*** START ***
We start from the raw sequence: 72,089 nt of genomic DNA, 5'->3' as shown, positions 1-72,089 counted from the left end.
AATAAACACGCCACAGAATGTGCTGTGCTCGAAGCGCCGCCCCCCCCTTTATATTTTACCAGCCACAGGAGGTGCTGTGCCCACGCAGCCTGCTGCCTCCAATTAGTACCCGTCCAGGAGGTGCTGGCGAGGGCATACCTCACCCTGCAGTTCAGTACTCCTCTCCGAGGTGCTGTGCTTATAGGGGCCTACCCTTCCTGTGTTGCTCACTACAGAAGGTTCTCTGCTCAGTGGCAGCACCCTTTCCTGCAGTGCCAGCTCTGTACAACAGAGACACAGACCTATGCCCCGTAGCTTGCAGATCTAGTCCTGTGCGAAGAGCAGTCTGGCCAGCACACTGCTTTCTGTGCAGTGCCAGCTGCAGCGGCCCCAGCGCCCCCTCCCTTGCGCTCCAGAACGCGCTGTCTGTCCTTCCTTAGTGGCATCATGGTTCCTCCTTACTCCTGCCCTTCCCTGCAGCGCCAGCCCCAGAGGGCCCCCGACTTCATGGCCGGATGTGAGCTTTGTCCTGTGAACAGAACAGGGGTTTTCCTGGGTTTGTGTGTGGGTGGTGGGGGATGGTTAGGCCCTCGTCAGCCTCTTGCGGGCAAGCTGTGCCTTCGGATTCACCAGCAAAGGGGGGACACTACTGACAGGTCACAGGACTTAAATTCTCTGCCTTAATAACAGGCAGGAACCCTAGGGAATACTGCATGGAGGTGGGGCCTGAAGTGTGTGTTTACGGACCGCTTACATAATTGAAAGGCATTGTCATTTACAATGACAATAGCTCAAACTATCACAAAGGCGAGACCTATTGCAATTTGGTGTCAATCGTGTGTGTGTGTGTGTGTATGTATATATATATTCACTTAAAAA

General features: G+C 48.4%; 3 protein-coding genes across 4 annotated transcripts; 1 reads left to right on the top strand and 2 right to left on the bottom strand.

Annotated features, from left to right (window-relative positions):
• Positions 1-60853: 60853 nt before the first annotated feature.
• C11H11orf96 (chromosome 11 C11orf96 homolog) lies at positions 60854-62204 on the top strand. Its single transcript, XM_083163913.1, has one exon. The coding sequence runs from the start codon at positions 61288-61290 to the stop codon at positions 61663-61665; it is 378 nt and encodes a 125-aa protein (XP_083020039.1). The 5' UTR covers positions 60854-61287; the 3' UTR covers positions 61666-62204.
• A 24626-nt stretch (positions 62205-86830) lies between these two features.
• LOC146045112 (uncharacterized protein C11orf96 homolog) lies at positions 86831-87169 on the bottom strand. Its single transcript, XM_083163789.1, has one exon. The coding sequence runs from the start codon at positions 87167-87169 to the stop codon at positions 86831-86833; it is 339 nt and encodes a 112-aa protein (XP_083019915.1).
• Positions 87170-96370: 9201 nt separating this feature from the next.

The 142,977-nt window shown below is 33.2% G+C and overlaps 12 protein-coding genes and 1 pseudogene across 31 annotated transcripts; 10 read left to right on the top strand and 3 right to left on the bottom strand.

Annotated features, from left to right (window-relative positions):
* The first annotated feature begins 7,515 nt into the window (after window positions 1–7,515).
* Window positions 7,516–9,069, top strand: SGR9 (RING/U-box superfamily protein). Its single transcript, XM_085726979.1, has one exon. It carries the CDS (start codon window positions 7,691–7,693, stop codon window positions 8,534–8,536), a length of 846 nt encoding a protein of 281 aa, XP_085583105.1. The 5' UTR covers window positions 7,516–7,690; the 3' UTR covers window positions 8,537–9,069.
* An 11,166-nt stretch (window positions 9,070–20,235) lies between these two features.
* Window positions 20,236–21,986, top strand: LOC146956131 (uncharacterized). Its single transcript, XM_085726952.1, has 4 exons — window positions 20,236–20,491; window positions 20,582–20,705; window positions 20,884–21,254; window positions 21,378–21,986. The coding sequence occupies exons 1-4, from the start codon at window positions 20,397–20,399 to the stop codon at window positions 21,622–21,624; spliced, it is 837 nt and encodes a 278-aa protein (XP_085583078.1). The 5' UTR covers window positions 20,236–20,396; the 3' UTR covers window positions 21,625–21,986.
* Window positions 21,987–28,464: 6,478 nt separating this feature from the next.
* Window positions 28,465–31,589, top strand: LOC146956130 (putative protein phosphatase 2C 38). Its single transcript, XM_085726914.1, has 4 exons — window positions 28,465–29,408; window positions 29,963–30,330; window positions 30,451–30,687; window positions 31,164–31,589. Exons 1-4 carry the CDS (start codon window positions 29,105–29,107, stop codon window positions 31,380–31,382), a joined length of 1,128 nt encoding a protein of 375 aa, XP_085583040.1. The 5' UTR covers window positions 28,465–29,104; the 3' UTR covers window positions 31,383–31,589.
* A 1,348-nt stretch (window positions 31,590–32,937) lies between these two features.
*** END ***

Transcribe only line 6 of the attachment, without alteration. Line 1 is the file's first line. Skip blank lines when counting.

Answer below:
• C11H11orf96 (chromosome 11 C11orf96 homolog) lies at positions 60854-62204 on the top strand. Its single transcript, XM_083163913.1, has one exon. The coding sequence runs from the start codon at positions 61288-61290 to the stop codon at positions 61663-61665; it is 378 nt and encodes a 125-aa protein (XP_083020039.1). The 5' UTR covers positions 60854-61287; the 3' UTR covers positions 61666-62204.